Skip to comments.Republicans push alternative to default in debt-ceiling battle
Posted on 01/16/2013 9:36:44 AM PST by SeekAndFind
WASHINGTON (Reuters) - Republican lawmakers are preparing to introduce legislation to direct the U.S. Treasury to make interest payments on U.S. bonds first and then prioritize other government outlays in case Congress does not raise the debt ceiling.
Supporters of the idea see it as a politically palatable alternative to default, which could rattle markets as occurred in the summer of 2011. The likelihood of another market-unsettling event is challenging Republicans to find another idea as they use the debt ceiling as leverage to extract spending cuts from President Barack Obama.
But critics, including some Republicans, say prioritizing payments is largely unworkable and would not fool the markets.
The Treasury hit the $16.4 trillion debt ceiling, or the legal amount it is allowed to borrow, on New Year's Eve and started moving funds around so that the government can continue paying its bills. But the department said it will run out of funds as early as mid-February.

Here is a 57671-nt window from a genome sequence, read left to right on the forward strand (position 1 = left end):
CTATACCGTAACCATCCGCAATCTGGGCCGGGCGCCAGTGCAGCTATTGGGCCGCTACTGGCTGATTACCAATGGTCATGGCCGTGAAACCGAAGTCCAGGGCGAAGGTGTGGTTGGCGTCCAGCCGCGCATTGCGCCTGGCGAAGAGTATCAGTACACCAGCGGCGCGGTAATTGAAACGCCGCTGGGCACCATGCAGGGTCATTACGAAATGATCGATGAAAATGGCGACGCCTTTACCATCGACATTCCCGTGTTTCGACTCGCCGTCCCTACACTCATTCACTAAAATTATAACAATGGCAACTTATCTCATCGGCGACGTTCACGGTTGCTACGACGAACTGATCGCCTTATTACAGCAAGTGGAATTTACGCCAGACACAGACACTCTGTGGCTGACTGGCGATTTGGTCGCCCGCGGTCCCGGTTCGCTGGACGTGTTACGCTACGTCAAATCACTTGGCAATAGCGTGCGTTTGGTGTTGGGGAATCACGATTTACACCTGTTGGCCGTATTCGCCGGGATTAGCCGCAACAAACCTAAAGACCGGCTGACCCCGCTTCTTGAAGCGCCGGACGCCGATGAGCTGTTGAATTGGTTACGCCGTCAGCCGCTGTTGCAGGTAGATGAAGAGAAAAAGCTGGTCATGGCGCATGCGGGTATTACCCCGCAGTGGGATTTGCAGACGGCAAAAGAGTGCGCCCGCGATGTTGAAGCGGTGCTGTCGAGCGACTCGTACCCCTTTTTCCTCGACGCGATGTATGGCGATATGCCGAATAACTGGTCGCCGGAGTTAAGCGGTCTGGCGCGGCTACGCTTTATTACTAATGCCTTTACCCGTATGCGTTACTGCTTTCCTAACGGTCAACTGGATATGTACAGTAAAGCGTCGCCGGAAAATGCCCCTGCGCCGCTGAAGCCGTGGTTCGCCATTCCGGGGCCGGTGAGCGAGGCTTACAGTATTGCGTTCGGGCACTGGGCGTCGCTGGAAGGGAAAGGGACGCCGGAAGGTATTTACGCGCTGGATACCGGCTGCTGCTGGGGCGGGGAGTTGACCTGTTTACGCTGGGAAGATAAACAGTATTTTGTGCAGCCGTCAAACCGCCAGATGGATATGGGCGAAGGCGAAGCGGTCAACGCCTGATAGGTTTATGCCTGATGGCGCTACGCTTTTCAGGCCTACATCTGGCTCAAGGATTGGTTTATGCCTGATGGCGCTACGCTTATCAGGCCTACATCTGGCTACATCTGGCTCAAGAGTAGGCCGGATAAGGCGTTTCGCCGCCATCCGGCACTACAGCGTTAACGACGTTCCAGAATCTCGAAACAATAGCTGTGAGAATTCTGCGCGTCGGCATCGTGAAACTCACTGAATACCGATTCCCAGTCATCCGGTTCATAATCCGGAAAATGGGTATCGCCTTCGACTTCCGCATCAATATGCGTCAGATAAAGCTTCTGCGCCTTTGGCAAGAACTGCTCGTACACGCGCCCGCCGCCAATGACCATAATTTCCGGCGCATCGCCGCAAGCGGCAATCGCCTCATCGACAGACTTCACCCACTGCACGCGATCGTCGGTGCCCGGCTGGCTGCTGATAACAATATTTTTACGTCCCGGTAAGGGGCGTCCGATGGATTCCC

Among those advocating the approach is Republican Senator Pat Toomey of Pennsylvania, who is expected to reintroduce legislation next week to instruct the Treasury to make sure bondholders got paid first if Congress does not raise the debt ceiling by the deadline.
In the House of Representatives, Arizona Republican David Schweikert introduced legislation that would force the Treasury to prioritize payments to bondholders, Social Security recipients and military salaries.
"No one is talking about default except for the president," said Patrick Tiberi, a Republican Representative from Ohio who heads a tax-writing subcommittee.
"He doesn't need to default because he has enough revenue, money coming in from the taxes that you guys pay to pay bills," Tiberi told reporters.
"Ninety-nine percent of my constituents would say that sending out Social Security payments and keeping veteran hospitals open is a bigger priority than national parks,"
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I like it.
The tragedy of the past 2 years is this — everytime a reasonably good bill gets passed by the House (e.g. repeal Obamacare), it DIES in the Senate.
This one will be no different.
EDIT TO ADD:
And even if the Senate were re-taken by conservatives in 2014 (I can dream ), we still have Obama’s VETO PEN to contend with till 2016.
This is what America voted for in 2012...